Life beyond war: Ukrainian academics finding their feet overseas

Support of Council for At-Risk Academics has brought some researchers to safety in the UK, but even new-found security can be bittersweet

November 30, 2022
People pass a mural of president of Ukraine Volodymyr Zelenskyy, by the artist Aches, in central Dublin
Source: Getty

As the war in Ukraine enters its 10th month, many academics from the country find themselves displaced abroad this winter, long after they thought they would be back at home.

A small number of them are in the UK, finding their feet again, navigating new institutions and a new country, with the support of the Council for At-Risk Academics (Cara).

One, Igor Kotsuiba, speaking from his current base at Durham University, was upbeat, describing his “soft landing” in the UK, where he arrived in early March, shortly after Russia invaded his country.

Before the war, Dr Kotsuiba was living in Bucha – a town outside Kyiv that suffered heavy damage early in Russia’s invasion. A guest lecturer at European universities, he was leading a business, managing Horizon 2020 projects and supervising PhD students in cybersecurity.

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While he did not want to dwell on the circumstances of his hurried departure from his country or on the tragedy caused by the Russian invasion, Dr Kotsuiba said that in those first days in the UK, the community in Durham gave him “an extremely warm reception”.

A single father, Dr Kotsuiba’s first priority was finding nursery and school places for his daughters, aged three and nine, which he did the day after he arrived in the UK. Soon after, the girls were signed up to dance classes and the science club.

“The idea was to try to restore their daily routine as quickly as possible…We underestimate the maturity of kids, but they understand everything. It’s very important for them as well as for myself to be perceived and welcomed in the community as a full member, and I felt this instantly,” he said.

He had high praise for his new academic home, where he is doing research in risk and resilience in conventional and unconventional warfare – all “very connected” to the situation in Ukraine. In his spare time, Dr Kotsuiba aims to foster a sense of community for others who have left Ukraine, arranging weekend get-togethers so the children can play and speak their native language.

Beyond his efforts to help rebuild in a new place, he also hopes to create research links with his UK colleagues that can lay the groundwork for future collaborations that can ramp up when the war ends.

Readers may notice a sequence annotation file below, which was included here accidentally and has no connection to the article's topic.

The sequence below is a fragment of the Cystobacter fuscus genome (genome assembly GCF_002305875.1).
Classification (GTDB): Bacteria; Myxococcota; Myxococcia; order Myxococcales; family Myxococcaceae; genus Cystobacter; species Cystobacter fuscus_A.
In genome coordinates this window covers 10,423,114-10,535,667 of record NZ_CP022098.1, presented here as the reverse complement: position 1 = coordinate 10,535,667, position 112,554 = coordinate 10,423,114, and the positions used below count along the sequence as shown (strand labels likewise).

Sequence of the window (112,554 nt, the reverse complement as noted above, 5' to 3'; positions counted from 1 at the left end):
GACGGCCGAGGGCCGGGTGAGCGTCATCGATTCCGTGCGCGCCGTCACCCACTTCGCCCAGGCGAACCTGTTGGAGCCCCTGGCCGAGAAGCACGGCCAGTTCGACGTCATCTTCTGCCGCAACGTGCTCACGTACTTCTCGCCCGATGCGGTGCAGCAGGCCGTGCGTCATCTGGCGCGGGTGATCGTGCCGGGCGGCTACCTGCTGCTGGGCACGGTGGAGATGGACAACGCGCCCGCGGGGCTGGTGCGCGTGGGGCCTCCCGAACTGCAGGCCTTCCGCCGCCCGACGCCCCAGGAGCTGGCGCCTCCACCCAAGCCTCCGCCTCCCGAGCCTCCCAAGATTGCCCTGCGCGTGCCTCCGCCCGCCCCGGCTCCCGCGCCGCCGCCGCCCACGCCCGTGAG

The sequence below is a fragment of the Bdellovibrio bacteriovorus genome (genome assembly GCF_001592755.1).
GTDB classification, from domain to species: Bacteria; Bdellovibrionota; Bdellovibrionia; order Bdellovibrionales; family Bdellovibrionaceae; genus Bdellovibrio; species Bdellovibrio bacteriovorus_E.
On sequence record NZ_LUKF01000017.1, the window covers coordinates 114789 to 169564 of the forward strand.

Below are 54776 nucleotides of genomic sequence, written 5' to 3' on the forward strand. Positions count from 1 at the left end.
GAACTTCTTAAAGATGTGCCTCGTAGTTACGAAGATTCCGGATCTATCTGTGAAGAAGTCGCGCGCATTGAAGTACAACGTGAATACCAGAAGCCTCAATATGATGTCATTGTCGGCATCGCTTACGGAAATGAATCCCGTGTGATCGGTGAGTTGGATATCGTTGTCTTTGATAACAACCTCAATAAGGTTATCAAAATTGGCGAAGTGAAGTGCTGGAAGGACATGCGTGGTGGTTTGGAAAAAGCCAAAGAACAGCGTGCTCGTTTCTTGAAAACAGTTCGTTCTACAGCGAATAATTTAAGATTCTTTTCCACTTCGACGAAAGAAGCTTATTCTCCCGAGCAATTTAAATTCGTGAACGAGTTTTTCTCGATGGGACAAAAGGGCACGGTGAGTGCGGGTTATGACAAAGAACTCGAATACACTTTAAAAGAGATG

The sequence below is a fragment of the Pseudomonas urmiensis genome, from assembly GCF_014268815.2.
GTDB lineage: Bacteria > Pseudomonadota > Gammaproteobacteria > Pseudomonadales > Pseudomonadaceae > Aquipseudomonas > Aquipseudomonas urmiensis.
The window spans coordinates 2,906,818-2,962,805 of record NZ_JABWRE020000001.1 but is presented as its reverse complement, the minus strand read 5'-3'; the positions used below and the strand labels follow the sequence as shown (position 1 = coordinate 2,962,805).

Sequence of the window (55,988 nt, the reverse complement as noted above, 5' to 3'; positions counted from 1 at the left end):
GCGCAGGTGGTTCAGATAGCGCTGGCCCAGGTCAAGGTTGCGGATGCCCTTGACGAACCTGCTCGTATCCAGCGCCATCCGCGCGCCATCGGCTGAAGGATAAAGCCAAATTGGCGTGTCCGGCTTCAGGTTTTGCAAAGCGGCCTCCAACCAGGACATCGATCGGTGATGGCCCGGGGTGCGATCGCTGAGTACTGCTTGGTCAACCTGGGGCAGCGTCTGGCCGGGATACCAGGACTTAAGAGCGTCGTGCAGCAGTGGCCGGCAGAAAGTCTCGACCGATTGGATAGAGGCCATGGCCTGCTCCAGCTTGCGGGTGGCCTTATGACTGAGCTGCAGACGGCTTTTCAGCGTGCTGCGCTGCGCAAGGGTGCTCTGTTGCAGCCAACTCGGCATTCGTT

“The future of Ukrainian academia is based on the intellectual merits we’ve got,” he said.

It has been a bumpier road for Anna Yatsyshyna, now a visiting research fellow at the Open University living near Milton Keynes. At the time of the invasion, she lived with her husband and her young son near Irpin, in the suburbs to the west of Kyiv, which came under heavy shelling early in the war.

“For about two weeks, it was like [the] end of life. We couldn’t go outside – we just lived in a small corridor,” she said.

Finding someone to take the family out of danger was near impossible, and staying was not an option. She and her family relied on strangers’ help to make the four-day journey from Ukraine to the Polish border. The escape was fraught, with shells exploding nearby and “no petrol, traffic jams and no food”. But she recalls the “many kind people” who helped, with some making an open fire in the forest and boiling water for tea.

While it brought safety, her arrival in Poland came with other difficulties, including the language barrier. With her knowledge of English, Dr Yatsyshyna knew she would have better luck finding work in the UK. In early May, the family entered the country on the Homes for Ukraine scheme. Not long after, she applied for the Cara fellowship. A month and a half later, she learned that she had secured funding.

Since then, she has joined the cancer cluster of her university, where she is looking into the radio resistance of cancer cells. She joked about how chatty British scientists are compared even with their Ukrainian counterparts, who felt like a “big family”.

In other ways, though, normality has been more difficult to recover. Her son, now two and a half, is still wary of going outside and has trouble sleeping. He has also gone silent.

Dr Yatsyshyna and her husband were very lucky with their host family, who let them stay for longer until they could find more permanent accommodation. But they are still struggling to find a place that they can rent.

Amid all this tumult, she acknowledged, work brings her solace. Being able to research helps her to turn her mind to things other than war.

“When we came to UK, it’s like everything was new…When I finally got this fellowship, I could go to university, meet new colleagues…switching my attention from stressful questions,” she said.

She wanted other academics to know that they, too, could find support that helps them to secure a position that suits them exactly. She credited Cara with trying to find “a perfect place” for her to continue her research.

“It’s not just a place to stay during the war – it’s trying to get involved in different processes and having opportunities to grow,” she said.

But even the blessings of being able to continue her work and finding security for her family are bittersweet, according to Dr Yatsyshyna. Her mother remains at home and winter is setting in, amid widespread power shortages.

“In November, I wasn’t planning to be so far from my house…I feel guilty. I can do what I love to do. I can work and have access to normal life – at the same time when millions in Ukraine still suffer.”

To support Cara, visit


Print headline: ‘It’s not just a place to stay during war’

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